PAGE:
And, up until tonight, I felt the same way about CHOP. Not tonight.

Tonight, we had to rush Hallie to the ER after 7 vomiting episodes that took place between 5pm and 9pm. The kid had nothing in her, her diapers were totally dry, she was obviously not herself (lethargic, uncomfortable, whining, and her color was off) and we knew that we needed to do something fast. So we gathered up our gear and sped over here (where we are now rather uncomfortably ensconced in an ER room, gradually getting some pedialyte in our kid).

We had all the bottles of goat milk, meds, a few dozen changes of clothing between us, toys, Sesame DVDs, and insurance cards. I never imagined that I would require the adoption decree.

But it turns out, according to the surly registration lady (to whom Hallie rightfully took an active dislike), I really did need that piece of paper. Never mind that one of those insurance cards is from my work, where Hallie has coverage under my plan because she is my daughter (my excellent employer allows for same-sex partner and child benefits, regardless of adoption status, as long as you are willing to vouch that you are a family).

So, even though Sharon was stretched out on the gurney-cum-bed holding a writhing and screaming (well, screaming for a kid with vocal cord paralysis) Hallie who was clearly in pain and not doing well, she needed to be the one to sign the paperwork. Turns out that, without my decree, my doing so constitutes a HIPAA violation and isn't good enough for this place.

Never mind that they've got me on file as mom or that I have committed precisely this 'violation' a few dozen -- maybe more --times when I am the only parent there for medical treatment at Allergy, GI, Pulmo, the regular ped, etc.

And all of this leads me to inquire: do all adoptive parents carry their papers to the ER? Or do folks just assume that one man plus one woman plus one baby equals one family, regardless of genetics.

Harumpf. This is not a good night to pull this stuff with me.

Anyway, Hallie is asleep now, finally, after considerable whining and kvetching. We've managed to get 5 ounces of clear liquid in her (apple juice and now the pedialyte cherry we brought with us---the ER actually ran out of everything but the unflavored and this wasn't cutting it for Hallie). We need to get 3 more into her before they will discharge us, but Hallie is finally sleeping and she needs her sleep, too. Hopefully she'll take more when she wakes up, and keep it down, and we'll be free.

Monday, April 21, 2008

March for Babies Team Hallie&Olivia Update

We've been fundraising really well for the March of Dimes these past 24 hours or so. So far, we've raised about $2500 dollars--about 80% of that in the last day or so (one very large donation and lots of really respectable ones), and we've added an important walker--Aunt Renee, who will happily NOT be having a micropreemie (her partner Kim is just over 29 weeks pregnant) but we still have a ways to go. Our goal is to surpass our total from last year, which was over $4000. We're taking a page from recent fundraising endeavors and asking folks to contribute whatever they can---no donation is too small. If all you can give is $5 or $10, that's great with us. If all of us band together and contribute what we can to fight prematurity, then maybe we can make the survival odds for our kids (read my last post) better than they currently are.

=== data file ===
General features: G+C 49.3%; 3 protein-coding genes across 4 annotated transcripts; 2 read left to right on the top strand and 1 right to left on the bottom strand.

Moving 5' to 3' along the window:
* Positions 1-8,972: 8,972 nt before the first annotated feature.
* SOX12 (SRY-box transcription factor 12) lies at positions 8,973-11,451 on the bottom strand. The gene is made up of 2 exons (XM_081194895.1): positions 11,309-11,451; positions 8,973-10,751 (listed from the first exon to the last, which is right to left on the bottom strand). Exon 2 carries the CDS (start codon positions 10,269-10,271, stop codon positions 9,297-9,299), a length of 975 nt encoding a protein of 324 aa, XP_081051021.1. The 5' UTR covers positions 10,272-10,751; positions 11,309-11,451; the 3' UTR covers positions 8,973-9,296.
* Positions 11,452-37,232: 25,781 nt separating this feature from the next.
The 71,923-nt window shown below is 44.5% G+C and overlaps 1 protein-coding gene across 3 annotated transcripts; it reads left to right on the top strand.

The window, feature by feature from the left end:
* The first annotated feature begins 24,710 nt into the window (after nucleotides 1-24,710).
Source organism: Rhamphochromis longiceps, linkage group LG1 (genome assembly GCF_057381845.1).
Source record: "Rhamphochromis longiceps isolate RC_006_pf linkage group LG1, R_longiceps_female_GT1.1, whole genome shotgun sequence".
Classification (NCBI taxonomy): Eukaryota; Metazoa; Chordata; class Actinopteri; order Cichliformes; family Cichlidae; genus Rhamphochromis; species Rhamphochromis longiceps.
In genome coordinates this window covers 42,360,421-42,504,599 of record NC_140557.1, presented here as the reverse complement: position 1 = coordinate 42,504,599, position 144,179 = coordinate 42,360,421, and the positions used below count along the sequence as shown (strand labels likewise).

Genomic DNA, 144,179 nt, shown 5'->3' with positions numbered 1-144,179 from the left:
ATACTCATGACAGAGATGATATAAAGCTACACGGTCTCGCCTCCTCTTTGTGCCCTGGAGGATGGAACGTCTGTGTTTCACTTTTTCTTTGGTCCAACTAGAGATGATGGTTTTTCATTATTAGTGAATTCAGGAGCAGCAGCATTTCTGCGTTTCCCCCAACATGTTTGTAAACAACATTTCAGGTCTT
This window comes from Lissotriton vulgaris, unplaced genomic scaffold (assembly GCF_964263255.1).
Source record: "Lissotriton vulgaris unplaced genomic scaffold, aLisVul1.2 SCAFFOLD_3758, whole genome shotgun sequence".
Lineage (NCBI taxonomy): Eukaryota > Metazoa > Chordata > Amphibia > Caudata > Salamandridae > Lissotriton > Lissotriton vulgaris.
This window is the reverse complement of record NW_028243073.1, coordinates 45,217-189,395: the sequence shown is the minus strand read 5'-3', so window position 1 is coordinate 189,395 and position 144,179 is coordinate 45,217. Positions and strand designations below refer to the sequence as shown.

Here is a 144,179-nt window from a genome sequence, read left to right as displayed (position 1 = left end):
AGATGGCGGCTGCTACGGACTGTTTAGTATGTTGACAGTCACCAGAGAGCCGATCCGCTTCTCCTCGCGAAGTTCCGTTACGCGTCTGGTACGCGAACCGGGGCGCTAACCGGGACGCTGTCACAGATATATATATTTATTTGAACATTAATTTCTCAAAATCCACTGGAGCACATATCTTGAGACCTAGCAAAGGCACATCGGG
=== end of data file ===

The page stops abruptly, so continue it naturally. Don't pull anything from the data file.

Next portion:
So please consider supporting our team. All you need to do is click on the link below:

And speaking of outcomes, Hallie hit an important milestone this afternoon: independent sliding at the local toddler playground (Three Bears Park at 3rd-4th and Delancey). We hung out there for a couple of hours after her nap this afternoon, and at first she was very timid about using the slide and even seemed to backslide (so to speak) in terms of being willing to push herself off of the slide once I positioned her on it. But after a couple of times where I spotted her as she climbed up the steps and toddled over to the top of the slide, she began to do this, and position herself from standing to sitting, on her own. At first she waited for me to climb back down and coax her to slide down but a few minutes later, she began to slide down on her own without waiting for me to get back down to the bottom. She'd sit down, propel herself, land, and then race back over to the steps to begin her climb again, over and over. She must have done this about 25 or so times total. I am so very proud of my independent little girl!

Hallie and Olivia's chances

As many of you know, the New England Journal of Medicine just published a study concerning the prediction of outcomes for the very smallest preemies, who were born at gestational ages of 22 to 25 weeks from 1998 to 2003. The data they found suggested that sex (female is better), number of babies (singletons are preferable to multiples), size, and whether the baby or babies received antenatal steroids (generally, two shots of betamethasone are administered to moms in pre term labor to help mature the lungs of the fetus or fetuses prior to birth; these need 24 hours to work) are as important as gestational age, which can be wildly off (though it was not in our case because Hallie and Olivia were conceived using IVF).

NICHD Neonatal Research Network (NRN):
Extremely Preterm Birth Outcome Data

Based on the following characteristics:

Gestational Age (Best Obstetric Estimate in Completed Weeks): 23 weeks
Birth Weight: 590 grams
Sex: Female
Singleton Birth: No
Antenatal Corticosteroids: Yes
Estimated outcomes* for infants in the NRN sample are as follows:

Outcomes Outcomes for All Infants/Outcomes for Mechanically ventilated infants
Survival 34%/43%
Survival Without Profound Neurodevelopmental Impairment 22%/28%
Survival Without Moderate to Severe Neurodevelopmental Impairment 12%/16%
Death 66%/57%
Death or Profound Neurodevelopmental Impairment 78%/72%
Death or Moderate to Severe Neurodevelopmental Impairment 88%/84%